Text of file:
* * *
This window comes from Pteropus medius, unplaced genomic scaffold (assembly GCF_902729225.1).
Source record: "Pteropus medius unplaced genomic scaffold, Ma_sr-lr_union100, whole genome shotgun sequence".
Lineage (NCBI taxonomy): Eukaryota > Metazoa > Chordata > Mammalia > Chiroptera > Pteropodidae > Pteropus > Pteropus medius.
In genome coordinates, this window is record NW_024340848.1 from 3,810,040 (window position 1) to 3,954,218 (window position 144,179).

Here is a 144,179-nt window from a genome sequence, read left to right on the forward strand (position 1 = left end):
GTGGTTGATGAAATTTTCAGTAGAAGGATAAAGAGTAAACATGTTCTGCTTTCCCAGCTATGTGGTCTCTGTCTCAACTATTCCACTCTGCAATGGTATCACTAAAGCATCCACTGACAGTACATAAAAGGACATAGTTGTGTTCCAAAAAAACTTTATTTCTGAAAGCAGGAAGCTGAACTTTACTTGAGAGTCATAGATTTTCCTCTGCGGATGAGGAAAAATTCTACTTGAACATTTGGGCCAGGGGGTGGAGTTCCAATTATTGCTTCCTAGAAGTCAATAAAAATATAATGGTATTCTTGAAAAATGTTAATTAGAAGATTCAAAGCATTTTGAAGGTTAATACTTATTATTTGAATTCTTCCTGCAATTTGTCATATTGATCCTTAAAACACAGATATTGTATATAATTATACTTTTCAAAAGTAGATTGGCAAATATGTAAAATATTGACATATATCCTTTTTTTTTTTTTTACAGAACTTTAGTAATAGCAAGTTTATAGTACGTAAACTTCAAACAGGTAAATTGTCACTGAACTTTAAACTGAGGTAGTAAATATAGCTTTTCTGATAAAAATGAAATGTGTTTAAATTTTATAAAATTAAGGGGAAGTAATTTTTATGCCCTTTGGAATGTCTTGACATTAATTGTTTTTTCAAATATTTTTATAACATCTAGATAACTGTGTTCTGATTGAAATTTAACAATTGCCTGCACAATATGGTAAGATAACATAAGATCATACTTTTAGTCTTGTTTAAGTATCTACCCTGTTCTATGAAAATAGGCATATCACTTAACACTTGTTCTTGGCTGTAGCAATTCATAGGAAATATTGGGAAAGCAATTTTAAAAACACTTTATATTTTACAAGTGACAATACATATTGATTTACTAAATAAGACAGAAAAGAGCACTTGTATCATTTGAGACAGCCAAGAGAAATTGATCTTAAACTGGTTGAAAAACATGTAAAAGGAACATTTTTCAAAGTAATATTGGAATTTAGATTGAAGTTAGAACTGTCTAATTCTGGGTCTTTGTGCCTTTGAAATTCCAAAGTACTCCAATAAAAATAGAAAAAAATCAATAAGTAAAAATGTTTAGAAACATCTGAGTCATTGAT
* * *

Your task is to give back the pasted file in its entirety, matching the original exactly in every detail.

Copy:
This window comes from Pteropus medius, unplaced genomic scaffold (assembly GCF_902729225.1).
Source record: "Pteropus medius unplaced genomic scaffold, Ma_sr-lr_union100, whole genome shotgun sequence".
Lineage (NCBI taxonomy): Eukaryota > Metazoa > Chordata > Mammalia > Chiroptera > Pteropodidae > Pteropus > Pteropus medius.
In genome coordinates, this window is record NW_024340848.1 from 3,810,040 (window position 1) to 3,954,218 (window position 144,179).

Here is a 144,179-nt window from a genome sequence, read left to right on the forward strand (position 1 = left end):
GTGGTTGATGAAATTTTCAGTAGAAGGATAAAGAGTAAACATGTTCTGCTTTCCCAGCTATGTGGTCTCTGTCTCAACTATTCCACTCTGCAATGGTATCACTAAAGCATCCACTGACAGTACATAAAAGGACATAGTTGTGTTCCAAAAAAACTTTATTTCTGAAAGCAGGAAGCTGAACTTTACTTGAGAGTCATAGATTTTCCTCTGCGGATGAGGAAAAATTCTACTTGAACATTTGGGCCAGGGGGTGGAGTTCCAATTATTGCTTCCTAGAAGTCAATAAAAATATAATGGTATTCTTGAAAAATGTTAATTAGAAGATTCAAAGCATTTTGAAGGTTAATACTTATTATTTGAATTCTTCCTGCAATTTGTCATATTGATCCTTAAAACACAGATATTGTATATAATTATACTTTTCAAAAGTAGATTGGCAAATATGTAAAATATTGACATATATCCTTTTTTTTTTTTTTACAGAACTTTAGTAATAGCAAGTTTATAGTACGTAAACTTCAAACAGGTAAATTGTCACTGAACTTTAAACTGAGGTAGTAAATATAGCTTTTCTGATAAAAATGAAATGTGTTTAAATTTTATAAAATTAAGGGGAAGTAATTTTTATGCCCTTTGGAATGTCTTGACATTAATTGTTTTTTCAAATATTTTTATAACATCTAGATAACTGTGTTCTGATTGAAATTTAACAATTGCCTGCACAATATGGTAAGATAACATAAGATCATACTTTTAGTCTTGTTTAAGTATCTACCCTGTTCTATGAAAATAGGCATATCACTTAACACTTGTTCTTGGCTGTAGCAATTCATAGGAAATATTGGGAAAGCAATTTTAAAAACACTTTATATTTTACAAGTGACAATACATATTGATTTACTAAATAAGACAGAAAAGAGCACTTGTATCATTTGAGACAGCCAAGAGAAATTGATCTTAAACTGGTTGAAAAACATGTAAAAGGAACATTTTTCAAAGTAATATTGGAATTTAGATTGAAGTTAGAACTGTCTAATTCTGGGTCTTTGTGCCTTTGAAATTCCAAAGTACTCCAATAAAAATAGAAAAAAATCAATAAGTAAAAATGTTTAGAAACATCTGAGTCATTGAT